Jose Palomino

Marketing Process: Necessity, Not Luxury

November 6, 2012

Leading experts agree that a company’s lack of a marketing process is a recipe for failure. So then, why are so many companies failing to take note of the writing on the wall, so to speak?

Image credit: erelevil on Flickr

One of the biggest mistakes that many companies make is to ignore the importance of a tried-and-true marketing approach. Companies naively assume that their marketing team can produce great results based on their team’s experience alone.

Brian Tracy, a coach at Entrepreneur, wrote that a major reason for business failure is poor marketing:

“In almost every troubled company I have consulted for, ineffective marketing … has been the major problem or cause of slipping revenues and financial problems(emphasis added).

Is There Really An Issue?

Yes, there is an issue out there in marketing departments.

Do any of the following problems strike a familiar chord with you?

Many times, marketing teams do not have a clear understanding of where they are heading, or how to get there. Granted, while there may be a general idea (i.e. “Market Product X to Target Audience Y”), many marketing teams do not have an organized plan to arrive at specific results.

To add to the confusion, marketing teams come from various educational and professional backgrounds. Although variety can produce effective collaboration, it can also be the source of much confusion within the marketing department. For example, one marketing term — such as “go-to-market” — can be defined in many ways. Until your marketing team is on the same page, a lot of time might be wasted getting lost in translation.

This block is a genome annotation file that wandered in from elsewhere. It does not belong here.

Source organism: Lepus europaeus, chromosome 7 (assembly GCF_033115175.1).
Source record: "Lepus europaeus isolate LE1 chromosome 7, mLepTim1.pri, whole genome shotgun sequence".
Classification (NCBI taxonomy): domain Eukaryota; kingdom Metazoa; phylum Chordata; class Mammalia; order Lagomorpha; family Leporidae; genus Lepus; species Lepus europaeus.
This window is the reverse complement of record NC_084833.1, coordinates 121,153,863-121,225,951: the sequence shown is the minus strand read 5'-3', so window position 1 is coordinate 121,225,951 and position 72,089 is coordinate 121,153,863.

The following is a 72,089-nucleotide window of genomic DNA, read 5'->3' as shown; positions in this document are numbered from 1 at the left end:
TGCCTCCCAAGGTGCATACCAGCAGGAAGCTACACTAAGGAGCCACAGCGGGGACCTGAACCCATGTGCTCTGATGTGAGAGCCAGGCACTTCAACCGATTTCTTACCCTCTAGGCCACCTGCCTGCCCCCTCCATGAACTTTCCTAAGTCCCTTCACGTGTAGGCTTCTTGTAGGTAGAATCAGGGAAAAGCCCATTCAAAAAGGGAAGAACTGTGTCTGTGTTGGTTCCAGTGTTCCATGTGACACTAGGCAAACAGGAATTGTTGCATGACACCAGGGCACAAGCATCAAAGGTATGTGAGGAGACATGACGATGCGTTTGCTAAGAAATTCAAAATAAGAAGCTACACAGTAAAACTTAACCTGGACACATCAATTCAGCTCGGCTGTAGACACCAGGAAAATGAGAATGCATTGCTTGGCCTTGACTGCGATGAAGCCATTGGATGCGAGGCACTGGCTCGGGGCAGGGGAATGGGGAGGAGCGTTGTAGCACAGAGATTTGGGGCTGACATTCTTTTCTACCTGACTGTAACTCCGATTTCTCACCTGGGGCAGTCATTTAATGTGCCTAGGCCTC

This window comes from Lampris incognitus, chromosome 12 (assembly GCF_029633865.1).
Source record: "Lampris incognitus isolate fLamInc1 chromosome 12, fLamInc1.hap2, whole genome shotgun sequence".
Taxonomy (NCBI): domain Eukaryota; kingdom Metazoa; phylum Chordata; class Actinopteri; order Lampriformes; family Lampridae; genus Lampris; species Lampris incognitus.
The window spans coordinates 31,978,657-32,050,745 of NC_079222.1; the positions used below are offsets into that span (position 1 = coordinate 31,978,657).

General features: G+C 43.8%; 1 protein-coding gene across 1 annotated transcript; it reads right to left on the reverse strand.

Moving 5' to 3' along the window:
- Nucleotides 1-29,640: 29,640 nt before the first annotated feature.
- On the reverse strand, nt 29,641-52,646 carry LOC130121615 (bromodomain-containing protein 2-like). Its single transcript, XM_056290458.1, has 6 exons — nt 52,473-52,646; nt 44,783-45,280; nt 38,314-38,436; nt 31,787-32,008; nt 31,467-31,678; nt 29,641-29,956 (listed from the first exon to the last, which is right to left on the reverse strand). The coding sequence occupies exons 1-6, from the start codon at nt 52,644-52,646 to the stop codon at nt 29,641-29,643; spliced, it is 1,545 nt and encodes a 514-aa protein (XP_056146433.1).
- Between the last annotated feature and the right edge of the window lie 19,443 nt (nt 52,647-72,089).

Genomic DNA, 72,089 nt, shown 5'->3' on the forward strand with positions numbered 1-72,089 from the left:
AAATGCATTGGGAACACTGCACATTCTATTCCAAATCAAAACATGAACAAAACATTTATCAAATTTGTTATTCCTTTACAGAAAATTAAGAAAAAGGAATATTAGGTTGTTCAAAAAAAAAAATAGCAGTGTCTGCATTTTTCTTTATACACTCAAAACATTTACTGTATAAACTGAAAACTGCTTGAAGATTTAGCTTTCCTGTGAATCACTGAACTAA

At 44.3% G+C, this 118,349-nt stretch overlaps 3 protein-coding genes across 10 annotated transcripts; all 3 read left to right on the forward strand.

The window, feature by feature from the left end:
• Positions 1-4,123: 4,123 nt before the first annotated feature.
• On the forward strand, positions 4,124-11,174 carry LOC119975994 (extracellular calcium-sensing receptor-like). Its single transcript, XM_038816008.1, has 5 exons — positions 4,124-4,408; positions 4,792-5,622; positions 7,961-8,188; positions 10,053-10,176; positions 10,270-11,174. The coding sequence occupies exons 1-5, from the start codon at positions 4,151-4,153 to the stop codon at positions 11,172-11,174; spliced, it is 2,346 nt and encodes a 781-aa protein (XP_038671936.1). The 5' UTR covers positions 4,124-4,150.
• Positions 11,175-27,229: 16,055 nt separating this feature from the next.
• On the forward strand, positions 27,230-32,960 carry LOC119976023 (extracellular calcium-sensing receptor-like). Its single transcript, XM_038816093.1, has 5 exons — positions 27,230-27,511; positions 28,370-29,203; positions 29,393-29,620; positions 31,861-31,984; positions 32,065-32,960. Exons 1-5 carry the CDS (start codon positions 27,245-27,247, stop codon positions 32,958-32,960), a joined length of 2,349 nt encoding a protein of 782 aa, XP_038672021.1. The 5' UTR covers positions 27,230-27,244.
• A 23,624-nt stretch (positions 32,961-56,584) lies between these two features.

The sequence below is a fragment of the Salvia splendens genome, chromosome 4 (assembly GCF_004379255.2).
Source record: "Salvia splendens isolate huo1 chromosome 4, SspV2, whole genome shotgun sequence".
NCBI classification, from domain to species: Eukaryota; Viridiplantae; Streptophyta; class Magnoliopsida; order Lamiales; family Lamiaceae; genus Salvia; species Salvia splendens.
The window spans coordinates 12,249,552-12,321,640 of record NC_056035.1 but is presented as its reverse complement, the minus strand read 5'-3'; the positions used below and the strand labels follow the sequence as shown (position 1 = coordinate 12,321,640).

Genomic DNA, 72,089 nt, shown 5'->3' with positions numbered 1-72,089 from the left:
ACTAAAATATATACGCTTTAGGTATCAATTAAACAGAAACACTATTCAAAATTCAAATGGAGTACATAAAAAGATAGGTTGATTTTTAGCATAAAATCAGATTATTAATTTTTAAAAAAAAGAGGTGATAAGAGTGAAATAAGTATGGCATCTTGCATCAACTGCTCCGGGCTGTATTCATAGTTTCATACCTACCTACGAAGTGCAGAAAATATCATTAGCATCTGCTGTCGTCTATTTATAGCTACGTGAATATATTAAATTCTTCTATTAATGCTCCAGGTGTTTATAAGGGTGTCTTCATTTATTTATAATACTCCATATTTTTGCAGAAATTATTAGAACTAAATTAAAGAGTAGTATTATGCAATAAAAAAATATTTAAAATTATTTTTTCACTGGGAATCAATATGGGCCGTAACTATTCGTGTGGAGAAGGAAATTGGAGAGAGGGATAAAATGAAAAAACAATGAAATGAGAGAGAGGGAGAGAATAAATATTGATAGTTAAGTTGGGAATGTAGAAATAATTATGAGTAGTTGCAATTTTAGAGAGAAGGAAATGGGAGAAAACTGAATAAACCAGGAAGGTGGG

Accountability is also often missing from the equation. Without clear accountability, it is easy for people and project details to slip through the cracks. Such confusion makes it easy for multiple people to waste time working on similar jobs without coordinating their efforts.

A strategic marketing process will better utilize your team – ensuring that every member is working to the fullest potential, without overlapping their work and process with that of a colleague. It is vital for companies to invest in their marketing department in a way that will help them operate as a team – speaking the same language, sharing the same strategy, and working towards a goal in an organized, measurable way.

The Bottom Line

The overarching problem for many marketing teams today is the lack of a clear and repeatable marketing process. The wheels are reinvented every time a new project is announced. The reality of this situation means that marketing teams are slower-moving, less efficient, and less organized than is required for success. The implementation of a complete marketing process can seem daunting, but even so, it is well worth the effort of creating one today for best results and highly efficient and rapid market entry tomorrow.

Henry Ford famously said, “Nothing is particularly hard if you divide it into small jobs.”  While manufacturing has advanced greatly from Ford’s day – the principle of the power of a structured process remains. A company’s marketing process must strategically match consumer needs with its business objectives and market capabilities. In an ever changing marketplace, the marketing process can then be further simplified by dividing the total market into smaller more manageable segments, and then pinpointing the segment where the business can best perform and even outperform competitors.

Ensuring your marketing team has a repeatable, knowable, teachable, strategic marketing process will mean that your team will operate at its fullest capacity, and that your go-to-market plans will be more effective.

  • Does your company have a clear marketing process? Why or why not?
  • What experiences have you had with companies who refuse to implement a marketing process?

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